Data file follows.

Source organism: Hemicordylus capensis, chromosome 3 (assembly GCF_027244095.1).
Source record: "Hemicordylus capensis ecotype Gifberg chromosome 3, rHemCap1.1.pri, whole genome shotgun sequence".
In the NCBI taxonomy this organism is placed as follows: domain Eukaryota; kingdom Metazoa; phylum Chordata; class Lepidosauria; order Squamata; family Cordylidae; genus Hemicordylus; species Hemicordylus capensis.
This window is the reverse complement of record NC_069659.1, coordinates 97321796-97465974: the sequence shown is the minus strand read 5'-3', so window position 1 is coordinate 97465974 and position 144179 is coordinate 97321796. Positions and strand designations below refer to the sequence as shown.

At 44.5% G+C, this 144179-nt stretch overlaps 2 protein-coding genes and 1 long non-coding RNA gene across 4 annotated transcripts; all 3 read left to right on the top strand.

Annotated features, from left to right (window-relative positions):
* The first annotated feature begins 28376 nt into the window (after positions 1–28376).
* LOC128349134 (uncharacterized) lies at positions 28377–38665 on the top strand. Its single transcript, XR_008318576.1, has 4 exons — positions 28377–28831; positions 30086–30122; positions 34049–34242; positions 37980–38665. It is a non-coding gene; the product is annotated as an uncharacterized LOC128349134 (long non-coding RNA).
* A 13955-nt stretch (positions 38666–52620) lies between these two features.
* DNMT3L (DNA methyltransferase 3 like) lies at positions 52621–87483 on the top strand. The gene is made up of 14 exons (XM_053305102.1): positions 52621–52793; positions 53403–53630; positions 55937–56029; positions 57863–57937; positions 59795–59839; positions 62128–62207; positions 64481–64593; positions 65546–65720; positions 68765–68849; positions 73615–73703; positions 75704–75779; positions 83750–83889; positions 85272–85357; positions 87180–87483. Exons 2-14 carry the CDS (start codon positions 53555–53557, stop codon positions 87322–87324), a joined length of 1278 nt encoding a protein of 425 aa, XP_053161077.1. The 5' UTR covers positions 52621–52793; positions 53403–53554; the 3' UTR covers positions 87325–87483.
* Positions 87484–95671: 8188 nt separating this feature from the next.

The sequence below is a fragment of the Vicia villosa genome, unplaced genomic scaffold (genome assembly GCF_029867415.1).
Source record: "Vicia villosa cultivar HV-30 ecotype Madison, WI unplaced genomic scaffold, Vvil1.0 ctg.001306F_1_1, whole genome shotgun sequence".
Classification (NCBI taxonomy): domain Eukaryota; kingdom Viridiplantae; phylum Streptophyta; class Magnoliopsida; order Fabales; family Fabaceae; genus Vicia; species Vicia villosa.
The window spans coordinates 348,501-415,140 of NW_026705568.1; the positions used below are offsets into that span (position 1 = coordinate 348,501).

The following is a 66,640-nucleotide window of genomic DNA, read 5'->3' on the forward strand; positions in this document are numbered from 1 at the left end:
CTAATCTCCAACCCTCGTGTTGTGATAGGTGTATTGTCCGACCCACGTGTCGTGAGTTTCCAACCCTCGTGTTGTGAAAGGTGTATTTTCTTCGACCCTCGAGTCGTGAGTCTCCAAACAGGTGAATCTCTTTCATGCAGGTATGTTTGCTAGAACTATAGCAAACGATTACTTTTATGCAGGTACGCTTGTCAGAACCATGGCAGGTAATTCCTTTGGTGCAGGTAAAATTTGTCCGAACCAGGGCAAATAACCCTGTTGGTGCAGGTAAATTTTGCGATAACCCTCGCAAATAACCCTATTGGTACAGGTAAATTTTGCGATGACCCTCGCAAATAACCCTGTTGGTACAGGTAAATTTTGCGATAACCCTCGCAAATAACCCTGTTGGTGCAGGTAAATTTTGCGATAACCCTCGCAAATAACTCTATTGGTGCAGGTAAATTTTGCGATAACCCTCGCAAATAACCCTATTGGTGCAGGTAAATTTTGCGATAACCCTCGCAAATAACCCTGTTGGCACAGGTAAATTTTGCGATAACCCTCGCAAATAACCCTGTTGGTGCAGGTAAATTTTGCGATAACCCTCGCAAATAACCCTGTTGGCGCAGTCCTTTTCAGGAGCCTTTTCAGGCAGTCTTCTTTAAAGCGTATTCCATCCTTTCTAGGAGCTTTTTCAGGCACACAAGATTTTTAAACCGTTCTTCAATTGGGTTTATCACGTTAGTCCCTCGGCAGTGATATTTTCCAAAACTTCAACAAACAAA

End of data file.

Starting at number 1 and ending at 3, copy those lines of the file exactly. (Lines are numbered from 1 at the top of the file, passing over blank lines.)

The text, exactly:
Source organism: Hemicordylus capensis, chromosome 3 (assembly GCF_027244095.1).
Source record: "Hemicordylus capensis ecotype Gifberg chromosome 3, rHemCap1.1.pri, whole genome shotgun sequence".
In the NCBI taxonomy this organism is placed as follows: domain Eukaryota; kingdom Metazoa; phylum Chordata; class Lepidosauria; order Squamata; family Cordylidae; genus Hemicordylus; species Hemicordylus capensis.